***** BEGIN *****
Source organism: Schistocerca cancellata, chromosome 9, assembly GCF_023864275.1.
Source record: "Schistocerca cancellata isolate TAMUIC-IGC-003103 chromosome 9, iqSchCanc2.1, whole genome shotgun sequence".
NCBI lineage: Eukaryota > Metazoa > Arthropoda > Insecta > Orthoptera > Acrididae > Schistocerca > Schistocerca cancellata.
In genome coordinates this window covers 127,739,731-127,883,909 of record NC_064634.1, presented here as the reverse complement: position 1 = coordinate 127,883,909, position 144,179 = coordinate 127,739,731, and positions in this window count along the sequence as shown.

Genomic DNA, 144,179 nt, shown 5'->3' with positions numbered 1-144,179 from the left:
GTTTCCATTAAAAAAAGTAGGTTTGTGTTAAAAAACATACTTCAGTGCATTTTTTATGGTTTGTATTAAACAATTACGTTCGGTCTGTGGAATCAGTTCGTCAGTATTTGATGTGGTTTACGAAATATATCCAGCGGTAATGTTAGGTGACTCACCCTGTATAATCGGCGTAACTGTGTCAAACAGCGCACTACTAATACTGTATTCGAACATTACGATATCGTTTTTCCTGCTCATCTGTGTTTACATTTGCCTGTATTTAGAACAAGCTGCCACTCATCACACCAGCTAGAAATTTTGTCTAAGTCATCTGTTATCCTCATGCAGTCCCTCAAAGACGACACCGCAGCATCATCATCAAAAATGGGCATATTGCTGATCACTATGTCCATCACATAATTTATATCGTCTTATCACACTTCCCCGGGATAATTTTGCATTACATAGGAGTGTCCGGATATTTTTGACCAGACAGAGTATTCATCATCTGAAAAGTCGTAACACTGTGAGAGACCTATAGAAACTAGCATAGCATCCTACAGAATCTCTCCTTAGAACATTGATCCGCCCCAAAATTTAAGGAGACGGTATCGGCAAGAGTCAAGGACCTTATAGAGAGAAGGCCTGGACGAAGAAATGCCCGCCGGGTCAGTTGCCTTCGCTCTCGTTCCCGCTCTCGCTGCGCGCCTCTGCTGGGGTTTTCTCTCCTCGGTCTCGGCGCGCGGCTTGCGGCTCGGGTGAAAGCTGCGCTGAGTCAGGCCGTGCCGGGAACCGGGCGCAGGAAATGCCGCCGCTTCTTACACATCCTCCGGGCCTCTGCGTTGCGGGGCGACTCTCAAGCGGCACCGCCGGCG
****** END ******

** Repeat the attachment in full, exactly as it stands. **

Source organism: Schistocerca cancellata, chromosome 9, assembly GCF_023864275.1.
Source record: "Schistocerca cancellata isolate TAMUIC-IGC-003103 chromosome 9, iqSchCanc2.1, whole genome shotgun sequence".
NCBI lineage: Eukaryota > Metazoa > Arthropoda > Insecta > Orthoptera > Acrididae > Schistocerca > Schistocerca cancellata.
In genome coordinates this window covers 127,739,731-127,883,909 of record NC_064634.1, presented here as the reverse complement: position 1 = coordinate 127,883,909, position 144,179 = coordinate 127,739,731, and positions in this window count along the sequence as shown.

Genomic DNA, 144,179 nt, shown 5'->3' with positions numbered 1-144,179 from the left:
GTTTCCATTAAAAAAAGTAGGTTTGTGTTAAAAAACATACTTCAGTGCATTTTTTATGGTTTGTATTAAACAATTACGTTCGGTCTGTGGAATCAGTTCGTCAGTATTTGATGTGGTTTACGAAATATATCCAGCGGTAATGTTAGGTGACTCACCCTGTATAATCGGCGTAACTGTGTCAAACAGCGCACTACTAATACTGTATTCGAACATTACGATATCGTTTTTCCTGCTCATCTGTGTTTACATTTGCCTGTATTTAGAACAAGCTGCCACTCATCACACCAGCTAGAAATTTTGTCTAAGTCATCTGTTATCCTCATGCAGTCCCTCAAAGACGACACCGCAGCATCATCATCAAAAATGGGCATATTGCTGATCACTATGTCCATCACATAATTTATATCGTCTTATCACACTTCCCCGGGATAATTTTGCATTACATAGGAGTGTCCGGATATTTTTGACCAGACAGAGTATTCATCATCTGAAAAGTCGTAACACTGTGAGAGACCTATAGAAACTAGCATAGCATCCTACAGAATCTCTCCTTAGAACATTGATCCGCCCCAAAATTTAAGGAGACGGTATCGGCAAGAGTCAAGGACCTTATAGAGAGAAGGCCTGGACGAAGAAATGCCCGCCGGGTCAGTTGCCTTCGCTCTCGTTCCCGCTCTCGCTGCGCGCCTCTGCTGGGGTTTTCTCTCCTCGGTCTCGGCGCGCGGCTTGCGGCTCGGGTGAAAGCTGCGCTGAGTCAGGCCGTGCCGGGAACCGGGCGCAGGAAATGCCGCCGCTTCTTACACATCCTCCGGGCCTCTGCGTTGCGGGGCGACTCTCAAGCGGCACCGCCGGCG